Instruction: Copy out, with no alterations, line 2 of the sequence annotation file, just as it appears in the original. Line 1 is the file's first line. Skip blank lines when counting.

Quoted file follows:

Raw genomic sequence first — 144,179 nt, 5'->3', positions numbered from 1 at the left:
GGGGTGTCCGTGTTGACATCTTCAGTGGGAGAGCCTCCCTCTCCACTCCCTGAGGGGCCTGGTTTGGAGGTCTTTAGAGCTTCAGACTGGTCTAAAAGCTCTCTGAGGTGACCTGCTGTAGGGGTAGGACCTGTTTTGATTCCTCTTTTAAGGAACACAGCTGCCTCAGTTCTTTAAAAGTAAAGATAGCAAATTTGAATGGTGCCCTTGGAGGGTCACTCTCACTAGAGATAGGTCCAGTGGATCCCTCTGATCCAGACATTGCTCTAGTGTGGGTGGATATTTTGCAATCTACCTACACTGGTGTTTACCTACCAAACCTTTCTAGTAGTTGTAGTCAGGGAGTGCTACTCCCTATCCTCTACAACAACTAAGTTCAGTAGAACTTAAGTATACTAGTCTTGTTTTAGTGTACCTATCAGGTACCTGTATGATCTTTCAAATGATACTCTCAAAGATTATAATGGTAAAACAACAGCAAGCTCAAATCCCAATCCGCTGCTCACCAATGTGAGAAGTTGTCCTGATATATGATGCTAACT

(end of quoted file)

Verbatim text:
GGGGTGTCCGTGTTGACATCTTCAGTGGGAGAGCCTCCCTCTCCACTCCCTGAGGGGCCTGGTTTGGAGGTCTTTAGAGCTTCAGACTGGTCTAAAAGCTCTCTGAGGTGACCTGCTGTAGGGGTAGGACCTGTTTTGATTCCTCTTTTAAGGAACACAGCTGCCTCAGTTCTTTAAAAGTAAAGATAGCAAATTTGAATGGTGCCCTTGGAGGGTCACTCTCACTAGAGATAGGTCCAGTGGATCCCTCTGATCCAGACATTGCTCTAGTGTGGGTGGATATTTTGCAATCTACCTACACTGGTGTTTACCTACCAAACCTTTCTAGTAGTTGTAGTCAGGGAGTGCTACTCCCTATCCTCTACAACAACTAAGTTCAGTAGAACTTAAGTATACTAGTCTTGTTTTAGTGTACCTATCAGGTACCTGTATGATCTTTCAAATGATACTCTCAAAGATTATAATGGTAAAACAACAGCAAGCTCAAATCCCAATCCGCTGCTCACCAATGTGAGAAGTTGTCCTGATATATGATGCTAACT